Unreal Nature

August 6, 2017

The Boundaries Begin to Be Effaced

Filed under: Uncategorized — unrealnature @ 6:04 am

… The author begins to expect revelations from the hero.

Continuing through the essay ‘Author and Hero in Aesthetic Activity’ in Art and Answerability: Early Philosophical Essays by M.M. Bakhtin edited by Michael Holquist and Vadim Liapunov (1990):

… Character is sharply and essentially differentiated from all forms of expression of the hero that we have examined up to now. Neither in confessional self-accounting, nor in biography, nor in lyric does the whole of the hero constitute the fundamental artistic task, the axiological center in artistic vision. (The hero is always the center of artistic vision, but not the whole that he is, not the fullness and completeness of his determinateness.)

Character is the name we give to that form of the author-hero interrelationship which actualizes the task of producing the whole of a hero as a determinate personality, where, moreover, this task constitutes the fundamental task: the hero is given us, from the very outset, as a determinate whole, and the author’s self-activity proceeds, from the very outset, along the essential boundaries of the hero. Everything is perceived here as a constituent in the characterization of the hero, i.e. fulfills a characterological function; everything reduces to and serves the answer to the question: who is he?

… Character construction may proceed in two basic directions. The first one we shall call “Classical character construction”; the second we shall call “Romantic character construction.” The foundation for the first type of character construction is provided by the artistic value of fate (we are using this term here in a very specific, restricted sense which should become clear from what follows).

Fate is the all-round determinateness of a person’s existence that necessarily predetermines all the events of that person’s life; hence, life is merely the actualization of (and fulfillment) of what was inherent from the very outset in the determinateness of the person’s existence.

… The very course of a person’s life, all of its events, and, ultimately, its termination are perceived as necessary and as predetermined by that person’s determinate individuality — by his fate. And, on this plane of character-as-fate, the death of the hero is not a termination, but a consummation; indeed, every constituent moment of his life assumes artistic significance, becomes artistically necessary.

It should be clear that our understanding of fate differs from the usual, very broad, understanding of it. Thus, fate, experienced from within as an external irrational force which determines our life regardless of its goals, meaning, and desires, is not the artistic value of fate in our sense, for this fate does not, after all, order our life, for ourselves, into a necessary and artistic whole. Rather, it has the purely negative function of disarranging our life, which is ordered or, rather, strives to be ordered by purposes and by various forms of that which has validity with respect to meaning and objects.

… In relation to the world view of the Classical hero, the author is dogmatic. His cognitive-ethical position must be indisputable or, to be exact, it is simply not brought up for discussion at all. For to do so would be to introduce the moment of guilt and responsibility, and the artistic unity and pervasiveness of fate would be destroyed. The hero would turn out to be free, he could be put on trial morally; there would be no necessity in him, he could be other than he is.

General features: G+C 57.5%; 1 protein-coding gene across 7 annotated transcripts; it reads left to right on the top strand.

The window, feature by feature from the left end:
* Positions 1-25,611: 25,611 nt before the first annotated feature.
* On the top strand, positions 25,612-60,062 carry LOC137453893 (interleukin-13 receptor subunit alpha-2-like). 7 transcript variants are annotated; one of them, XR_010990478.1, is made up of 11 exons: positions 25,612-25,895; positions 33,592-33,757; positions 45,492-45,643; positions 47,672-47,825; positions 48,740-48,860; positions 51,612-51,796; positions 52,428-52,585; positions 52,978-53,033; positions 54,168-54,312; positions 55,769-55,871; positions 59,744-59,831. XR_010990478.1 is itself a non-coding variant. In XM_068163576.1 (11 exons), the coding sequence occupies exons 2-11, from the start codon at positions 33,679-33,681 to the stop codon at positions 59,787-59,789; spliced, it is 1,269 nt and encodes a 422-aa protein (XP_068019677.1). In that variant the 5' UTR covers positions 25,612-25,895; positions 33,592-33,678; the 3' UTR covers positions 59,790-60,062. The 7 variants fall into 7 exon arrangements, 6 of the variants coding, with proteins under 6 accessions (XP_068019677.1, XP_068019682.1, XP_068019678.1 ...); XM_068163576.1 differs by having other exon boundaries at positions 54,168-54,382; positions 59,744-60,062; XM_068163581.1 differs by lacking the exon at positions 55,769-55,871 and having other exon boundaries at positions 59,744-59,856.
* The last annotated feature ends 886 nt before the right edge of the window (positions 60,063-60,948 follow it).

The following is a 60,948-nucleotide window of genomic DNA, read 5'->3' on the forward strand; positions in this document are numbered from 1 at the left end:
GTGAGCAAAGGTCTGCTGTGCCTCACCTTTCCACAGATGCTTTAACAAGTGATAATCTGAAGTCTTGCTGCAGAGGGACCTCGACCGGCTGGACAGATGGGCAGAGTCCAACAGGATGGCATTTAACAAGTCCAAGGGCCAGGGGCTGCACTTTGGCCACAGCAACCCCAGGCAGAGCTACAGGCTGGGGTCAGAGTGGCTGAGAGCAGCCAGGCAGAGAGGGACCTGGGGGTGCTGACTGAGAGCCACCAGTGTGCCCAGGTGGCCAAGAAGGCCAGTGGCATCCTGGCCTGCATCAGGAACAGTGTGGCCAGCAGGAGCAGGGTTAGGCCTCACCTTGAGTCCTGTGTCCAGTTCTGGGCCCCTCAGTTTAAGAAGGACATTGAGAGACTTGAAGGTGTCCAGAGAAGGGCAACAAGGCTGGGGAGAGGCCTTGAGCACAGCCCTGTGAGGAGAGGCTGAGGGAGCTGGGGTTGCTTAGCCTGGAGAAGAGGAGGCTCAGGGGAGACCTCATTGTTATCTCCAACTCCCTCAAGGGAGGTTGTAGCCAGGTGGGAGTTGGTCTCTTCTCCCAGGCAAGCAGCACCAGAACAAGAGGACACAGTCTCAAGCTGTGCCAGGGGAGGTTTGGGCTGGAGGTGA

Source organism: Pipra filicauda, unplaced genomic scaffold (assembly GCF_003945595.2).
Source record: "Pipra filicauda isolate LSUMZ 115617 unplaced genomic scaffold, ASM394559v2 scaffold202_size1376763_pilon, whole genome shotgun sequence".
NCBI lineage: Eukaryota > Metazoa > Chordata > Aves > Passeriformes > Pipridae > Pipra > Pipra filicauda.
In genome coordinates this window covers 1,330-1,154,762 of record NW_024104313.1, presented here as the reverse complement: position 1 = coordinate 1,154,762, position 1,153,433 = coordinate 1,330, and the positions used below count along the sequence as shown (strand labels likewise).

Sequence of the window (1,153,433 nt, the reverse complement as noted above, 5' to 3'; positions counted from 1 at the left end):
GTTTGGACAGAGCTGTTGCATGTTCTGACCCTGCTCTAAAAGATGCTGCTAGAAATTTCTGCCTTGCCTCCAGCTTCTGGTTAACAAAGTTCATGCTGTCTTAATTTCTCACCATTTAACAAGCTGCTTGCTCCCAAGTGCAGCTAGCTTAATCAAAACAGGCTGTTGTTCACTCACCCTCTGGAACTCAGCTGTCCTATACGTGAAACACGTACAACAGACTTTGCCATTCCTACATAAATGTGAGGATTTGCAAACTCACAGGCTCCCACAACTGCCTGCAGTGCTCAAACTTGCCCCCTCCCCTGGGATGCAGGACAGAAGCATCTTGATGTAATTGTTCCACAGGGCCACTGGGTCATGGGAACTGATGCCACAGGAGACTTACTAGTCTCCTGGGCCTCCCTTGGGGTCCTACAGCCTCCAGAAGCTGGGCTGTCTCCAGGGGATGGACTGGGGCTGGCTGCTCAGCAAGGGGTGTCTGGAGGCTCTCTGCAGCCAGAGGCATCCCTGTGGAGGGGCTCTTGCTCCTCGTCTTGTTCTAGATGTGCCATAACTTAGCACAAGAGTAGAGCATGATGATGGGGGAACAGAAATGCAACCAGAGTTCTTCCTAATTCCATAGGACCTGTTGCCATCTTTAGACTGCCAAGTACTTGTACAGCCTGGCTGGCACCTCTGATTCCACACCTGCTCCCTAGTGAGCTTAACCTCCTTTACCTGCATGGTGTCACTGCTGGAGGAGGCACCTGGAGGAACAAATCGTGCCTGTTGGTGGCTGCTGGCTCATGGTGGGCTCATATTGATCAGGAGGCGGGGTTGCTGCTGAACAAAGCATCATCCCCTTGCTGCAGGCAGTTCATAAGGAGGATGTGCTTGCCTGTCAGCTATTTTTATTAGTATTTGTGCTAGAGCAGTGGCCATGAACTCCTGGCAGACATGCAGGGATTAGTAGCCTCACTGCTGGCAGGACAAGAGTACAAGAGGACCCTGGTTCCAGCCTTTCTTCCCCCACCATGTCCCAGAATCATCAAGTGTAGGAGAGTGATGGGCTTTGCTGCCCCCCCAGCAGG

… In the question “who am I?” one can hear the question “who are my parents, from what kind am I descended?” I can be no more than what I am already in essentials; I cannot reject my essential already-being, for it is not mine, but belongs to my mother, father, kin, people, mankind.

… We turn now to the second type of character construction — the “Romantic character.” In distinction to Classical character, the Romantic type of character is arbitrarily self-active and full of initiative with respect to value. What is of the utmost importance, moreover, is that the hero responsibly initiates the sequence of his life as determined by meaning and values. It is precisely this solitary and utterly active position or attitude of the hero with respect to meaning and values, i.e. his cognitive-ethical position in the world, that the author must overcome and consummate aesthetically. The value of fate, which presupposes kin and tradition, is useless here for accomplishing artistic consummation.

… The hero’s individuality reveals itself here not as fate, but as idea, or rather, as an embodiment of the idea. Acting from within himself in accordance with various purposes, the hero actualizes that which has validity from the standpoint of meaning and objects, and in doing so, he actualizes, in reality, a certain idea, a certain necessary truth of his life.

… The author’s position outside the Romantic hero is undoubtedly less stable than it was in the case of the Classical type of hero. The weakening of this position leads to the disintegration of character; the boundaries begin to be effaced, the center of value is transposed from the boundaries into the very life of the hero (into his cognitive-ethical directedness from within himself).

… The author begins to expect revelations from the hero. There is an attempt to force an admission from within self-consciousness, which is possible only through the other; an attempt to do without God, without listeners, without an author.

The products of the disintegration of Classical character are the “Sentimental” and the “Realistic” character.

My most recent previous post from Bakhtin’s book is here.

-Julie

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